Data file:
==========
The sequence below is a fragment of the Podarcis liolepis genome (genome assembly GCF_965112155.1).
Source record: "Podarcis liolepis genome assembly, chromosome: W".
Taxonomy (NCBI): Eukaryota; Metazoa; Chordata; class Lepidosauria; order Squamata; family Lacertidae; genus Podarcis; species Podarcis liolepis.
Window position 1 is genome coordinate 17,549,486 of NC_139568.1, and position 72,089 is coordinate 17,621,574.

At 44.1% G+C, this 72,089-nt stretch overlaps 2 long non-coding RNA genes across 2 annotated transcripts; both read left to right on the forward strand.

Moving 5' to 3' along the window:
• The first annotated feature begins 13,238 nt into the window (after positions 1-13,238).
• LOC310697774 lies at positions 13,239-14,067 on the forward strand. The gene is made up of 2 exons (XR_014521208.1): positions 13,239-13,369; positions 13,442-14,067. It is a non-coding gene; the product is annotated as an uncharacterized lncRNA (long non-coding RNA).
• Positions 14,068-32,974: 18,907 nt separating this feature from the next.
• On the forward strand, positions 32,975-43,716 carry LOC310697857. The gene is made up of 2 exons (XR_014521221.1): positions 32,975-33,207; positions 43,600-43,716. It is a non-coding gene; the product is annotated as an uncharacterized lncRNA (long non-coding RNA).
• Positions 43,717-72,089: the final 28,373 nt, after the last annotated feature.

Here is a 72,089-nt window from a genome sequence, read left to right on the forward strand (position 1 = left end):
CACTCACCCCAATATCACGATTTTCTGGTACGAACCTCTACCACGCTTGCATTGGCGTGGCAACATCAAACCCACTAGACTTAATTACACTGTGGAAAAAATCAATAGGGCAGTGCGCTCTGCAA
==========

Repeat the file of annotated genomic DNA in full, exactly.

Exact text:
The sequence below is a fragment of the Podarcis liolepis genome (genome assembly GCF_965112155.1).
Source record: "Podarcis liolepis genome assembly, chromosome: W".
Taxonomy (NCBI): Eukaryota; Metazoa; Chordata; class Lepidosauria; order Squamata; family Lacertidae; genus Podarcis; species Podarcis liolepis.
Window position 1 is genome coordinate 17,549,486 of NC_139568.1, and position 72,089 is coordinate 17,621,574.

At 44.1% G+C, this 72,089-nt stretch overlaps 2 long non-coding RNA genes across 2 annotated transcripts; both read left to right on the forward strand.

Moving 5' to 3' along the window:
• The first annotated feature begins 13,238 nt into the window (after positions 1-13,238).
• LOC310697774 lies at positions 13,239-14,067 on the forward strand. The gene is made up of 2 exons (XR_014521208.1): positions 13,239-13,369; positions 13,442-14,067. It is a non-coding gene; the product is annotated as an uncharacterized lncRNA (long non-coding RNA).
• Positions 14,068-32,974: 18,907 nt separating this feature from the next.
• On the forward strand, positions 32,975-43,716 carry LOC310697857. The gene is made up of 2 exons (XR_014521221.1): positions 32,975-33,207; positions 43,600-43,716. It is a non-coding gene; the product is annotated as an uncharacterized lncRNA (long non-coding RNA).
• Positions 43,717-72,089: the final 28,373 nt, after the last annotated feature.

Here is a 72,089-nt window from a genome sequence, read left to right on the forward strand (position 1 = left end):
CACTCACCCCAATATCACGATTTTCTGGTACGAACCTCTACCACGCTTGCATTGGCGTGGCAACATCAAACCCACTAGACTTAATTACACTGTGGAAAAAATCAATAGGGCAGTGCGCTCTGCAA